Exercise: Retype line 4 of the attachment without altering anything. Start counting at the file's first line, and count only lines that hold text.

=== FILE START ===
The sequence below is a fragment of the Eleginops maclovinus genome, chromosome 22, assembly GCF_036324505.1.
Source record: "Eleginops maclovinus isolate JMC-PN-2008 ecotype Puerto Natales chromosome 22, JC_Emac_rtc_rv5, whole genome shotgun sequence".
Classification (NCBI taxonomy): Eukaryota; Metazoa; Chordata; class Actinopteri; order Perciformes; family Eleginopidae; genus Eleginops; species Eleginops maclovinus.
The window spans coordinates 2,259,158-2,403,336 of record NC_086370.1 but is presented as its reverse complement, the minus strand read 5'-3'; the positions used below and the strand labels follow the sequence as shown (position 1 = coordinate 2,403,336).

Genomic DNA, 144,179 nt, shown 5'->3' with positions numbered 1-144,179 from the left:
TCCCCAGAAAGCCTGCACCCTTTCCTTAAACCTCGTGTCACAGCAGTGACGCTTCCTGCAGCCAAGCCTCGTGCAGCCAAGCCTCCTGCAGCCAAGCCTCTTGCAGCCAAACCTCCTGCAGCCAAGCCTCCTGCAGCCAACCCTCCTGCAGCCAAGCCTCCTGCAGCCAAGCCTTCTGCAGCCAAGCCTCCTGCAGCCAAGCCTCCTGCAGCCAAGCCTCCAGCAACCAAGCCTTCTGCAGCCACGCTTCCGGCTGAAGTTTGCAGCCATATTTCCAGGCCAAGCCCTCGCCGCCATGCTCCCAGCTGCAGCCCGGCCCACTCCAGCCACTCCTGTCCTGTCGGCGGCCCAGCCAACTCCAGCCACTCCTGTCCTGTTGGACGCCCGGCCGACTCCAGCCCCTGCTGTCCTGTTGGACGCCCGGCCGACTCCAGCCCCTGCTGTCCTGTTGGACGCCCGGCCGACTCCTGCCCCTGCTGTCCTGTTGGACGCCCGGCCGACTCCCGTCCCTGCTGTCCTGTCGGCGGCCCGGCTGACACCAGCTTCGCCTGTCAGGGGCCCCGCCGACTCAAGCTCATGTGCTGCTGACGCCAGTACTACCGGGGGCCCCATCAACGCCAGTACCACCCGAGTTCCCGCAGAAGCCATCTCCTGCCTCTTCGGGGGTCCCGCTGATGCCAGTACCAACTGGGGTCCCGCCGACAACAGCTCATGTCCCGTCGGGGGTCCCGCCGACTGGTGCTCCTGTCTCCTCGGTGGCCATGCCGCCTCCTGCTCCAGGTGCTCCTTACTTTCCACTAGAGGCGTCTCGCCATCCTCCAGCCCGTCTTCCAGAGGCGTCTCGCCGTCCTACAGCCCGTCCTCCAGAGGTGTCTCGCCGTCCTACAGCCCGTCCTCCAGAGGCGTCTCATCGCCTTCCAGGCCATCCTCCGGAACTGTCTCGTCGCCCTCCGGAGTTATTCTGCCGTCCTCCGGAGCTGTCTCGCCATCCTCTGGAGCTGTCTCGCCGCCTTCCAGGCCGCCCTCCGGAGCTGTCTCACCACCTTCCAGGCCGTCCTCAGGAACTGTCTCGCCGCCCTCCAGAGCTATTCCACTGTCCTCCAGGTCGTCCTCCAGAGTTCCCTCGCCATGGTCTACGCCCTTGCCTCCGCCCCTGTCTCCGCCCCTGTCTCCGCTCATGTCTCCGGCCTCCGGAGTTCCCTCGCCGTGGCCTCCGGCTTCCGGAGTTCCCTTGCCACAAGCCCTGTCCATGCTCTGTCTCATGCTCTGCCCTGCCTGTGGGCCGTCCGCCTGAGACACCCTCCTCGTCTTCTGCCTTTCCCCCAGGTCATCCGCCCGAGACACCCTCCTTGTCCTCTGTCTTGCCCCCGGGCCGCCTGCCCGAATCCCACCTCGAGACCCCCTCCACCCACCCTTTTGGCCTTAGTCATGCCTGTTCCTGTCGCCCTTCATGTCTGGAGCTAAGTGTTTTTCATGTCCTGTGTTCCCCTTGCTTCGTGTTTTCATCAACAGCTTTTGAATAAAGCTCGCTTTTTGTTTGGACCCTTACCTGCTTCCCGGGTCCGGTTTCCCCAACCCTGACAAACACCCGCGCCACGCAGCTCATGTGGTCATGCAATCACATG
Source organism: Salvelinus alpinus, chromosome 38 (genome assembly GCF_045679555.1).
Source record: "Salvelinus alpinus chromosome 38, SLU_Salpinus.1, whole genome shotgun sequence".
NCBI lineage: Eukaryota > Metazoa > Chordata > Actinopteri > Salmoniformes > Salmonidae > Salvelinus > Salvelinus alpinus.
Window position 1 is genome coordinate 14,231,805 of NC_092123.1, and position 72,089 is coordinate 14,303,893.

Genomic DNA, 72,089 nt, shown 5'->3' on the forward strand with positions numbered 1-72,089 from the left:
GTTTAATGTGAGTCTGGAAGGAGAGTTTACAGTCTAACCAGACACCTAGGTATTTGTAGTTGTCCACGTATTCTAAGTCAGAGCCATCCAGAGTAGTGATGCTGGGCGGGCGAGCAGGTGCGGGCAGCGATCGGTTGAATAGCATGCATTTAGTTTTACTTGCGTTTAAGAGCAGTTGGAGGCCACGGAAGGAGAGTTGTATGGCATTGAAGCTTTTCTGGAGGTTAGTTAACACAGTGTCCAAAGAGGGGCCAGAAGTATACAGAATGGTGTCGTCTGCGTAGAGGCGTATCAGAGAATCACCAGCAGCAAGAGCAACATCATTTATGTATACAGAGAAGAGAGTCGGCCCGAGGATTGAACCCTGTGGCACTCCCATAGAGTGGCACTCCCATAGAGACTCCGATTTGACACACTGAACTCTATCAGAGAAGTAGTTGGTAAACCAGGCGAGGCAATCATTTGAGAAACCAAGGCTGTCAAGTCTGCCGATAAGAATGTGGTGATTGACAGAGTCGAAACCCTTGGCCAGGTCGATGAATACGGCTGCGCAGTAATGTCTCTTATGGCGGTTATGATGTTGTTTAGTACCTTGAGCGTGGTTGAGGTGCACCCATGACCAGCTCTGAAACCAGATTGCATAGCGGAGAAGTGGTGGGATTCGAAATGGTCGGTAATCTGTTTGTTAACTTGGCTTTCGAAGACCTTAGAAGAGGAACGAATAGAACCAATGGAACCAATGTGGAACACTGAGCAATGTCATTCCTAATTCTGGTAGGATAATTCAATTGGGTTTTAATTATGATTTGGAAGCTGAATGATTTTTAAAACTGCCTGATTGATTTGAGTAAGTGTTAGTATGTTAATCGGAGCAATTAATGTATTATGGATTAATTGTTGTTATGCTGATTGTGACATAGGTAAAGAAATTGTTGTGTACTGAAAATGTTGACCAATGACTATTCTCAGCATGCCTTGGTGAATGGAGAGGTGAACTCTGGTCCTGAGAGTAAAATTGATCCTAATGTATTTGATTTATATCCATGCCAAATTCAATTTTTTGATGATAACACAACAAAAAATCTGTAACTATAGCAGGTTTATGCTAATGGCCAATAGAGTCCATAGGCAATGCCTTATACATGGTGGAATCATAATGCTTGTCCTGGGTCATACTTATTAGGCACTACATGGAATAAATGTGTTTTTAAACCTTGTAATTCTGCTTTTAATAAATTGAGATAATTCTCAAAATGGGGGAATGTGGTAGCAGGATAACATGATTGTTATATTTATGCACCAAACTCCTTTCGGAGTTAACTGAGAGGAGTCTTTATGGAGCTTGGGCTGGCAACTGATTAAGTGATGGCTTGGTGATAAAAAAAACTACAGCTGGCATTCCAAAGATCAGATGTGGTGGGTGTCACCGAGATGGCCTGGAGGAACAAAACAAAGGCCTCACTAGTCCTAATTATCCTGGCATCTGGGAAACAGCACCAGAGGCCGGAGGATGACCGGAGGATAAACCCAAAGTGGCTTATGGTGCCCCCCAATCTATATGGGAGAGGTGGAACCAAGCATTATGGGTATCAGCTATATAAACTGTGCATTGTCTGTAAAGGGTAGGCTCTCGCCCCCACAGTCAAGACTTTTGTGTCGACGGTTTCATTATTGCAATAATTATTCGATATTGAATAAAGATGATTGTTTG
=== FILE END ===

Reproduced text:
The window spans coordinates 2,259,158-2,403,336 of record NC_086370.1 but is presented as its reverse complement, the minus strand read 5'-3'; the positions used below and the strand labels follow the sequence as shown (position 1 = coordinate 2,403,336).